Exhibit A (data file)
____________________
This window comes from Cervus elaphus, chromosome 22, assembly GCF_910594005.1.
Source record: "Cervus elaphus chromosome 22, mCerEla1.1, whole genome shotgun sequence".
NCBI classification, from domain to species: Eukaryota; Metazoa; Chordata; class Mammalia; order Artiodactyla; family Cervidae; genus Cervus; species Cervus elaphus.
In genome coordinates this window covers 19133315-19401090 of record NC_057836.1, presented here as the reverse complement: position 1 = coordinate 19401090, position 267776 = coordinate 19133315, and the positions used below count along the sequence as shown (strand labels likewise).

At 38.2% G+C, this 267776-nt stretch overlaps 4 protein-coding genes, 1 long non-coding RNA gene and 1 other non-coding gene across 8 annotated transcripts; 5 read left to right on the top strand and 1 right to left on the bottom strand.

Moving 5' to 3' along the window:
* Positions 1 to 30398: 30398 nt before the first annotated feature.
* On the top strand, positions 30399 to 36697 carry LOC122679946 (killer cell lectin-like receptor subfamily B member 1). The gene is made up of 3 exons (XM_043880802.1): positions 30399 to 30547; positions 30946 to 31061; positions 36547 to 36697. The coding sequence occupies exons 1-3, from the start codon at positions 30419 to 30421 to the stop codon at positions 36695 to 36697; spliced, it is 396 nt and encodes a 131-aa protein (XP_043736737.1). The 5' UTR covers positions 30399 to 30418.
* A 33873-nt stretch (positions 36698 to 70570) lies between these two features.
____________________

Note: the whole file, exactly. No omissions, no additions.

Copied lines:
This window comes from Cervus elaphus, chromosome 22, assembly GCF_910594005.1.
Source record: "Cervus elaphus chromosome 22, mCerEla1.1, whole genome shotgun sequence".
NCBI classification, from domain to species: Eukaryota; Metazoa; Chordata; class Mammalia; order Artiodactyla; family Cervidae; genus Cervus; species Cervus elaphus.
In genome coordinates this window covers 19133315-19401090 of record NC_057836.1, presented here as the reverse complement: position 1 = coordinate 19401090, position 267776 = coordinate 19133315, and the positions used below count along the sequence as shown (strand labels likewise).

At 38.2% G+C, this 267776-nt stretch overlaps 4 protein-coding genes, 1 long non-coding RNA gene and 1 other non-coding gene across 8 annotated transcripts; 5 read left to right on the top strand and 1 right to left on the bottom strand.

Moving 5' to 3' along the window:
* Positions 1 to 30398: 30398 nt before the first annotated feature.
* On the top strand, positions 30399 to 36697 carry LOC122679946 (killer cell lectin-like receptor subfamily B member 1). The gene is made up of 3 exons (XM_043880802.1): positions 30399 to 30547; positions 30946 to 31061; positions 36547 to 36697. The coding sequence occupies exons 1-3, from the start codon at positions 30419 to 30421 to the stop codon at positions 36695 to 36697; spliced, it is 396 nt and encodes a 131-aa protein (XP_043736737.1). The 5' UTR covers positions 30399 to 30418.
* A 33873-nt stretch (positions 36698 to 70570) lies between these two features.